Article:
Orange Crushed?

A recent article on capacity constraints on LA’s Orange Line BRT has been making the rounds in the transit blogosphere, and people have been revealing some serious bus bias. Ridership on the Orange Line currently exceeds 30k on weekdays, and in LA the line is generally considered to be successful beyond expectations. That ridership has led to crowding and warnings that the system is at capacity, and rail activists have been holding this up as a reason to invest in rail transit instead of BRT.

Now first of all, you should consider the source: Zev Yaroslavsky, one of the proponents of building the Orange Line BRT. The success of the Orange Line is good politics for him, and if these “capacity issues” are somehow resolved, allowing increased service, that will make him look even better. There’s nothing wrong with that; he’s a politician and he has to answer to his constituents. When a popular service is introduced on your watch, you take some credit, and you promise to make it even better. That’s what politicians do.

So, you shouldn’t take it as an article of faith that the Orange Line is at capacity. That statement is based on the current system running 4 minute headways. The reason that headways are limited to 4 minutes is that LADOT decided to limit them to 4 minutes. There are plenty of other east-west roadways in the Valley, and they conflict with the same north-south roadways as the Orange Line. They meet at regular intersections with regular traffic lights, and they get more than 2 vehicles through every 4 minutes.

It would be fairly easy to retime the traffic lights and improve the transit priority to allow more Orange Line buses through, and in fact, the article says that LACMTA and LADOT are looking at doing just that: by either allowing shorter but more frequent green lights to reduce headway, or allowing two buses to proceed through the intersection in tandem. Note that the station platforms are long enough for double-berthing of buses, so if the traffic lights can be adjusted to allow two buses through in one green phase, the capacity of the line could be effectively doubled without building any new infrastructure. You’d also have the option of running some express service to West Valley, since the stations have pullouts. Simply put, if you are using the Orange Line as an example of BRT being maxed out, you might as well just come out and say that you really like trains and you really don’t like buses.

There are two intersections that I can see as being more challenging than the rest. The first is Burbank and Fulton at the Valley College Station. The Orange Line crosses this intersection on a diagonal, requiring a third signal phase. There is the need to serve two major roadways instead of just one. The other is at Woodman Station, where the Orange Line crosses both Woodman and Oxnard within about 200-300 feet of the intersection of Woodman and Oxnard, so you need some serious coordination between all of those signals. The good news is that if those intersections prove too difficult, LA doesn’t have a problem with pouring concrete to fix it. It would cost some money, but still be much cheaper than converting the entire Orange Line to LRT.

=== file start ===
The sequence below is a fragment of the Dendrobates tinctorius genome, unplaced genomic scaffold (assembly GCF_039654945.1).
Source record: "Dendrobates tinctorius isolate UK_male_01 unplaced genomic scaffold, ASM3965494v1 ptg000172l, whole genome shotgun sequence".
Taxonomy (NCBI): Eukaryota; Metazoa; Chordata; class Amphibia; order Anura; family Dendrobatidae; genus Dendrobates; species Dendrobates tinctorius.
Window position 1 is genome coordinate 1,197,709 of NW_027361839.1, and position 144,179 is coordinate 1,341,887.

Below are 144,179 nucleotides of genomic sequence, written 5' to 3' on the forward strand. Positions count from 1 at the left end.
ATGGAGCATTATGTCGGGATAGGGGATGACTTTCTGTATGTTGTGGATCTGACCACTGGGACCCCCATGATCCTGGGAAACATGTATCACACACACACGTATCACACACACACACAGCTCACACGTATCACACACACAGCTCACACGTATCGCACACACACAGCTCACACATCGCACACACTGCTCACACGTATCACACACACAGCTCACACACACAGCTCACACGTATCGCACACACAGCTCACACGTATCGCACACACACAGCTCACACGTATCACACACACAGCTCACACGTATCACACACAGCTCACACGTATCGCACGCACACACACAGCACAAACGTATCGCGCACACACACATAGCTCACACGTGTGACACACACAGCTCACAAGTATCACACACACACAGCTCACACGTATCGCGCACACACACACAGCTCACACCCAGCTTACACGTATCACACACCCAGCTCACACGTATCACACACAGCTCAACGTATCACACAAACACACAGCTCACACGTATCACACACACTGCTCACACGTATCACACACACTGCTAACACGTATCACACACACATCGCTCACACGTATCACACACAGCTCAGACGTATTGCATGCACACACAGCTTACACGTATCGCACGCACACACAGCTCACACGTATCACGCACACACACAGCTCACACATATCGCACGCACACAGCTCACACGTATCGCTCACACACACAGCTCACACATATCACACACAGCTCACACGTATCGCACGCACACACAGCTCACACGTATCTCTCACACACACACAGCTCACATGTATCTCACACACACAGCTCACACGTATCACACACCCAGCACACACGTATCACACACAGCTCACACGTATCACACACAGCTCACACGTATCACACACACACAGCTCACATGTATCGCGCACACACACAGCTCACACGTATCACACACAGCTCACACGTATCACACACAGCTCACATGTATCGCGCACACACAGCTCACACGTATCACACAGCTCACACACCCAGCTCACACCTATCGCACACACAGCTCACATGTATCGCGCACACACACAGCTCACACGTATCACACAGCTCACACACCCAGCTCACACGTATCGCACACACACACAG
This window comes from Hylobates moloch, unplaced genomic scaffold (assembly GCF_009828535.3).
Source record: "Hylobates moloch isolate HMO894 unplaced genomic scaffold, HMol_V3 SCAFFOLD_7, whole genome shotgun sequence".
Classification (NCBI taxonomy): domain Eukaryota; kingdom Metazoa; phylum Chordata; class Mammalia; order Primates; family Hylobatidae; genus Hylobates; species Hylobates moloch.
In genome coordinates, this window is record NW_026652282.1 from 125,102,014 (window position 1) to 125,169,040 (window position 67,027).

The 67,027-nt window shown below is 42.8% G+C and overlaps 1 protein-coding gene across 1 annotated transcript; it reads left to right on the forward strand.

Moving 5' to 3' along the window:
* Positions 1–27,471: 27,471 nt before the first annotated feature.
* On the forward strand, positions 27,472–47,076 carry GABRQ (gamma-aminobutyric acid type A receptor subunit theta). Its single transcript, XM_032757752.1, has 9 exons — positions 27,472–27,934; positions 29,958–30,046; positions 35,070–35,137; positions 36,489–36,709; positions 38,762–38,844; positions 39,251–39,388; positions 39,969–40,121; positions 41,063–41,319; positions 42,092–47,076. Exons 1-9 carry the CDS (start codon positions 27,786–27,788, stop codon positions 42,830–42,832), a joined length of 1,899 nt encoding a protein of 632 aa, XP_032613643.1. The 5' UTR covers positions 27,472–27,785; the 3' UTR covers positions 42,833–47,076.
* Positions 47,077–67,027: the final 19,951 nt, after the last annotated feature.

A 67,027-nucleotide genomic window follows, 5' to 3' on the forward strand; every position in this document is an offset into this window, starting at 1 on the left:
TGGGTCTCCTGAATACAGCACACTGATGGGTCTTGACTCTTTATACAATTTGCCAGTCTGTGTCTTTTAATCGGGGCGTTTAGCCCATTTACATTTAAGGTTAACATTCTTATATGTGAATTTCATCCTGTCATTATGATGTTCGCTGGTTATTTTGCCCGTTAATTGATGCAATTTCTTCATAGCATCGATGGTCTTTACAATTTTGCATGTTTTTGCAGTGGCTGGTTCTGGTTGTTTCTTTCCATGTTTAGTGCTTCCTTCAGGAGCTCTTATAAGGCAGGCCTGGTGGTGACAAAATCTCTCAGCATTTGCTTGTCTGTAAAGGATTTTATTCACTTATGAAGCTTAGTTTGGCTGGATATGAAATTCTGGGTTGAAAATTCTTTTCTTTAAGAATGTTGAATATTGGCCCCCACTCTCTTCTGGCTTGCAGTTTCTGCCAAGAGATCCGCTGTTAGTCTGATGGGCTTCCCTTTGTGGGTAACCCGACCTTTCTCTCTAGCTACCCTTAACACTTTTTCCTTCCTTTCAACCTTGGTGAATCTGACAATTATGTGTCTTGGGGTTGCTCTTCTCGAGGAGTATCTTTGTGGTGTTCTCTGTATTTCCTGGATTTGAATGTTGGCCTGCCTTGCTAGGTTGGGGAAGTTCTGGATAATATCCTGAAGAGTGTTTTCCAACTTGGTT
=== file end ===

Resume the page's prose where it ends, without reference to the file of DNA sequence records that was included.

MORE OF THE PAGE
Okay, what if Ben Bernanke decides to do a helicopter drop on Metro and credit our bank accounts with enough free cash to upgrade the Orange Line to LRT? We still shouldn’t do it. Take a look at the San Fernando Valley. It’s not like the Orange Line follows some high-density corridor and everything else is empty. The Valley is prototypical LA – somewhat uniform medium density with a focus on the major arterials. There’s no compelling need to focus transit improvements on the Orange Line.

If Bernanke cuts that check for improving east-west transit in the Valley, here are few things that would be a much better use of the money than converting the Orange Line to LRT. I’m sure there are others; these are just off the top of my head:

  • Building a rapid transit service (type TBD) along Ventura Blvd from Valley Circle to Universal City. The bus routes serving Ventura Blvd today, 150 and 750, already pull about 16k in weekday ridership. This line could continue east to serve Burbank, Glendale, and Pasadena and people who commute on the 101, the 134, and the 210. Note that this is one of the greatest strengths of the LA development pattern – you can conceive a totally rational and useful transit service that doesn’t go anywhere near downtown. Take that, Urban Ring.
  • Extend the Orange Line east to Burbank on the existing rail ROW. Again, you could continue east from there if you wanted.
  • Build some infill stops on the Ventura Line and run a DMU service between LA Union Station and Chatsworth.

And the really awesome thing is, thanks to the success of the Orange Line, people in the Valley want more transit! Think about that. In less than 8 years of operations, we’ve gone from being legally unable to build LRT in the Valley to debating how to fund a rail line from Sylmar to El Segundo. In that light, I don’t think you can say the Orange Line is anything other than a success. The only reason to hate on the Orange Line is that you just can’t stand the sight of a successful BRT.

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5 thoughts on “Orange Crushed?

  1. Pingback: Orange Line Still Golden | Let's Go LA

  2. Pingback: Transit Isn’t “Alternative Transportation”, It’s Just Transportation | Let's Go LA

  3. Pingback: Measure R2 Needs to Look Inward as well as Outward | Let's Go LA

  4. Pingback: LACMTA Bus Ridership – San Fernando Valley Edition – February 2015 | Let's Go LA

  5. Pingback: Measure “R2”: A Primer – Red Line Reader

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